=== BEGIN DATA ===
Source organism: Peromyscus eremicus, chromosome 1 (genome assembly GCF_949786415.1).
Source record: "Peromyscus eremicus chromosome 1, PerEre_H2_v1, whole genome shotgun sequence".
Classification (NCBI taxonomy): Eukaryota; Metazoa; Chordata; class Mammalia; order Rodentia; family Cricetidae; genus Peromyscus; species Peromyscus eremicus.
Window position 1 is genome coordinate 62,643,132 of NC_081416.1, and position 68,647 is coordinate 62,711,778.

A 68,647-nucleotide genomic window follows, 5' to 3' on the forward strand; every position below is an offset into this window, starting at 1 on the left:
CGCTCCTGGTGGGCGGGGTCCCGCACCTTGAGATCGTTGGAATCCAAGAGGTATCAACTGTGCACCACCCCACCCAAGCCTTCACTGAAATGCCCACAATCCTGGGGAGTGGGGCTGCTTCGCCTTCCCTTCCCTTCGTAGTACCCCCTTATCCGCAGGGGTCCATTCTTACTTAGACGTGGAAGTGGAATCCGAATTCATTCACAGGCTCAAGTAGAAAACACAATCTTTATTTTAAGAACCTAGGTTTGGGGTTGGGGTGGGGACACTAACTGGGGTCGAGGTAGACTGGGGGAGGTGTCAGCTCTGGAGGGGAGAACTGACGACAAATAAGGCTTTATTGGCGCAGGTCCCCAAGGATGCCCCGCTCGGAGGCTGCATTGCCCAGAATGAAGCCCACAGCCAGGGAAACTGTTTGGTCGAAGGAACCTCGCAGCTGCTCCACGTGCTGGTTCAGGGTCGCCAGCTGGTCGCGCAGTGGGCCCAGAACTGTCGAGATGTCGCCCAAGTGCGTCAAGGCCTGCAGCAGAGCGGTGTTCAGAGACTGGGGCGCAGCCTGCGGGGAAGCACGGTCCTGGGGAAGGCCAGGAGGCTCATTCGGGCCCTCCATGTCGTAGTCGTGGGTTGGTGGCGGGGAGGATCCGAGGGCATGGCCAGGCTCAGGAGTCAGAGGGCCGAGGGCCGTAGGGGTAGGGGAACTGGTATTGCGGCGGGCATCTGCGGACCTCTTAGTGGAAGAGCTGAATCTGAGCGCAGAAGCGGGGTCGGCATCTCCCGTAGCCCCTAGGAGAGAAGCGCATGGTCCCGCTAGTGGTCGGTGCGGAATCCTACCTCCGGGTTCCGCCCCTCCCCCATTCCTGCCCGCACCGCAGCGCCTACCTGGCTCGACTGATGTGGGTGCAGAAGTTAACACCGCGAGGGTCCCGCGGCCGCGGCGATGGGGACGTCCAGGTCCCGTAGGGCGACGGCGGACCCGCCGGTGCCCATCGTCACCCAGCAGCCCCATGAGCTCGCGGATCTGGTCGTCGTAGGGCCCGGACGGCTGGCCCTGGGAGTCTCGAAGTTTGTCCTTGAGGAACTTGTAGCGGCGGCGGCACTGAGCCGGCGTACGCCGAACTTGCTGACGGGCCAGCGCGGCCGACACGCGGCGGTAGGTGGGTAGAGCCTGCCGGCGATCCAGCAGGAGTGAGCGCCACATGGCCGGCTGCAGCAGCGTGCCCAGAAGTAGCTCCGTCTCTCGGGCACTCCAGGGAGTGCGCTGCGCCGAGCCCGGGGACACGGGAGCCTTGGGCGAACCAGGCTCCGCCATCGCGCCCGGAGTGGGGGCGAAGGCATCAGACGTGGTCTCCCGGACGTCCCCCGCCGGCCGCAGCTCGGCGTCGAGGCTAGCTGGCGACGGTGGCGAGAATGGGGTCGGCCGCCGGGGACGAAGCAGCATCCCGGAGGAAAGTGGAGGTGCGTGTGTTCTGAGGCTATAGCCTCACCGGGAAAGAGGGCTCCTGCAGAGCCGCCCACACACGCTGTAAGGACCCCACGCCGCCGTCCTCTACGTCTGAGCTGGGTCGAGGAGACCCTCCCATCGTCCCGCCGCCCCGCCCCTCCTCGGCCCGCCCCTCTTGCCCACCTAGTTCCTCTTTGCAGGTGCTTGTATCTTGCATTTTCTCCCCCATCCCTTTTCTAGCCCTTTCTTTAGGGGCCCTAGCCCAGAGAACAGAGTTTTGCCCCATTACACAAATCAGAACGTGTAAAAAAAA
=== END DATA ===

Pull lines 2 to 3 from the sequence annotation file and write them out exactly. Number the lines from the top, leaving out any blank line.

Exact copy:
Source record: "Peromyscus eremicus chromosome 1, PerEre_H2_v1, whole genome shotgun sequence".
Classification (NCBI taxonomy): Eukaryota; Metazoa; Chordata; class Mammalia; order Rodentia; family Cricetidae; genus Peromyscus; species Peromyscus eremicus.